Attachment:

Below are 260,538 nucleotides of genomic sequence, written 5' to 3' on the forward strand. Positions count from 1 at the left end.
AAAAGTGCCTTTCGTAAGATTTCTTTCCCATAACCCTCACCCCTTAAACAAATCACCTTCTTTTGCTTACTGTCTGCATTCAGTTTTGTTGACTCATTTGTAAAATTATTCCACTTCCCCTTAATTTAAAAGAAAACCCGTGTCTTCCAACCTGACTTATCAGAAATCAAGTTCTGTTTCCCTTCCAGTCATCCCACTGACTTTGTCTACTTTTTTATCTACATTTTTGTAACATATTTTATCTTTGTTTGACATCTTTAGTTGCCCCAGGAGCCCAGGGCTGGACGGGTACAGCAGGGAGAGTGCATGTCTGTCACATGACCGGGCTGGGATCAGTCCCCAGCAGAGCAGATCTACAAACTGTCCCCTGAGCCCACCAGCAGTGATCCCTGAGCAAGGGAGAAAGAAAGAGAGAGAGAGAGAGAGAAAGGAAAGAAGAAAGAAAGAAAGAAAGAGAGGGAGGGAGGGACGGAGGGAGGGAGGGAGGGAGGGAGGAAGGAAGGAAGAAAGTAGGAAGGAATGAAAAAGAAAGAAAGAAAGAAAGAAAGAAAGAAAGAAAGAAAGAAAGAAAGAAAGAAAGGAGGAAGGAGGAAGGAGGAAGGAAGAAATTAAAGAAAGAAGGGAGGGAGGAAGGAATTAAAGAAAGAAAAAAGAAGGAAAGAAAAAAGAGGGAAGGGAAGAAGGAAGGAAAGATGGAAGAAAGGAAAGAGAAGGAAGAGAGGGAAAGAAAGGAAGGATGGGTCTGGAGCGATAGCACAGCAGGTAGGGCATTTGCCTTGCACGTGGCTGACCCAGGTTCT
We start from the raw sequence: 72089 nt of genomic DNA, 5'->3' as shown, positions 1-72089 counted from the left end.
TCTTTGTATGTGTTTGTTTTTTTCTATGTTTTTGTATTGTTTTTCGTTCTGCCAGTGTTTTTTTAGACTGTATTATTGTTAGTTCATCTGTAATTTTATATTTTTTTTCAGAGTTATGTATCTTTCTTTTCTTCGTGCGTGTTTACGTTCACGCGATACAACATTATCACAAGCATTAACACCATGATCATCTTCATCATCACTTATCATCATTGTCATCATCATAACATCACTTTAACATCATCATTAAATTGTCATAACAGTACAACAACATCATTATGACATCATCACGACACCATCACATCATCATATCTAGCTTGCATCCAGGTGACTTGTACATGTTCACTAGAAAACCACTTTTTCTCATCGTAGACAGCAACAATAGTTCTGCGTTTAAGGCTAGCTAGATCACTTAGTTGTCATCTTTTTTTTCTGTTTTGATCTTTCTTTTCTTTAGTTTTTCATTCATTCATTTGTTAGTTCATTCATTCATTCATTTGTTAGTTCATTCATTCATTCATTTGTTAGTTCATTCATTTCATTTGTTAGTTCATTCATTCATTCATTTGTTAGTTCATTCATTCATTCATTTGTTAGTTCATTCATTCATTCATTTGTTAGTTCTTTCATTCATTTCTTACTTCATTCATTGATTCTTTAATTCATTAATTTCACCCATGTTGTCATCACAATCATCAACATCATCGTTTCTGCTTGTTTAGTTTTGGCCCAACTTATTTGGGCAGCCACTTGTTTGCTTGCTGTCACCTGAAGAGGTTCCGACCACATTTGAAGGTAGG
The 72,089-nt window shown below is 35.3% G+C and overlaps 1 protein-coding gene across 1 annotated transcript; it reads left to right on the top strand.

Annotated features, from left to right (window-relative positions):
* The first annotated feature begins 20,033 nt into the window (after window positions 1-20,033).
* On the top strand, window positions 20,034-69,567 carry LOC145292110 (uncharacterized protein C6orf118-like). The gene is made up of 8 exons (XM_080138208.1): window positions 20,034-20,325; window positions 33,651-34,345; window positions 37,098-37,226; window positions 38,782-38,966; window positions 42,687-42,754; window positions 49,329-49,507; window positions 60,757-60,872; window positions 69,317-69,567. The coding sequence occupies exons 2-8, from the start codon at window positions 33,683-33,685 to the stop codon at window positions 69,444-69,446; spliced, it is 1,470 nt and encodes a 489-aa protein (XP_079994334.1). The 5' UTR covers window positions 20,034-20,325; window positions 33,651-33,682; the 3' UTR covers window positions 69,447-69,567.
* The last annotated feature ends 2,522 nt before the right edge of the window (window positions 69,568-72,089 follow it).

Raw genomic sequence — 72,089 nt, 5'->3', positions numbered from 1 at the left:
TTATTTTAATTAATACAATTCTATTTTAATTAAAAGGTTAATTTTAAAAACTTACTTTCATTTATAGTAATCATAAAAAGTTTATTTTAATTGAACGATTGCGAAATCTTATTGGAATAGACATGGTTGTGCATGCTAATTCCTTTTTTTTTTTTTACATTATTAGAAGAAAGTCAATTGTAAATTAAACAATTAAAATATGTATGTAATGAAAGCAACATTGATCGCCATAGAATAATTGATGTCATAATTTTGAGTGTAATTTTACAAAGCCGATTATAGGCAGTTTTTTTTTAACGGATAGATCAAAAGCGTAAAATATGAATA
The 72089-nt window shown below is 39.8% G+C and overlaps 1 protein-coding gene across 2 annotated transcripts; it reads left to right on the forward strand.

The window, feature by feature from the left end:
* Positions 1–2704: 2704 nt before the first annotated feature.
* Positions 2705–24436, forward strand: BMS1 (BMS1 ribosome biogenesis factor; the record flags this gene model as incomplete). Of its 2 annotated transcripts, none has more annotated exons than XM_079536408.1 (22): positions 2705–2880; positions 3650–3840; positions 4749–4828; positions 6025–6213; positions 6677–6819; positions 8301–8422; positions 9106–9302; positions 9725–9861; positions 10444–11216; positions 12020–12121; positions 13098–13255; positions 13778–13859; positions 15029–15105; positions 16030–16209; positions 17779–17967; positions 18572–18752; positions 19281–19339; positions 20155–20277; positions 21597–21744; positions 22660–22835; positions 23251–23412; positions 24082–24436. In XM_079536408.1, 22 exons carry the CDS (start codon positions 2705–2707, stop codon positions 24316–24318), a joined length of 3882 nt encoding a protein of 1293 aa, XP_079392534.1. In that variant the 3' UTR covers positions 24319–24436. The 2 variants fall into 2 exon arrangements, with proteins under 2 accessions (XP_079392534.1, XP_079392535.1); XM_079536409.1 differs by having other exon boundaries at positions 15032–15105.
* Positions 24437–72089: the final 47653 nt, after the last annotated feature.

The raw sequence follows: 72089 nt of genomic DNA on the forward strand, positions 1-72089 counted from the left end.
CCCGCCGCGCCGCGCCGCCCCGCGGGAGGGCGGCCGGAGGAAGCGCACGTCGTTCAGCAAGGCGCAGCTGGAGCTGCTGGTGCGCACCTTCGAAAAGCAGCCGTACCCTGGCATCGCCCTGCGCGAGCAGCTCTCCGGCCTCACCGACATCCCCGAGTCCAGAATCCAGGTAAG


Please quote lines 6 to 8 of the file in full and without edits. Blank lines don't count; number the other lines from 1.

Annotated features, from left to right (window-relative positions):
* The first annotated feature begins 20,033 nt into the window (after window positions 1-20,033).
* On the top strand, window positions 20,034-69,567 carry LOC145292110 (uncharacterized protein C6orf118-like). The gene is made up of 8 exons (XM_080138208.1): window positions 20,034-20,325; window positions 33,651-34,345; window positions 37,098-37,226; window positions 38,782-38,966; window positions 42,687-42,754; window positions 49,329-49,507; window positions 60,757-60,872; window positions 69,317-69,567. The coding sequence occupies exons 2-8, from the start codon at window positions 33,683-33,685 to the stop codon at window positions 69,444-69,446; spliced, it is 1,470 nt and encodes a 489-aa protein (XP_079994334.1). The 5' UTR covers window positions 20,034-20,325; window positions 33,651-33,682; the 3' UTR covers window positions 69,447-69,567.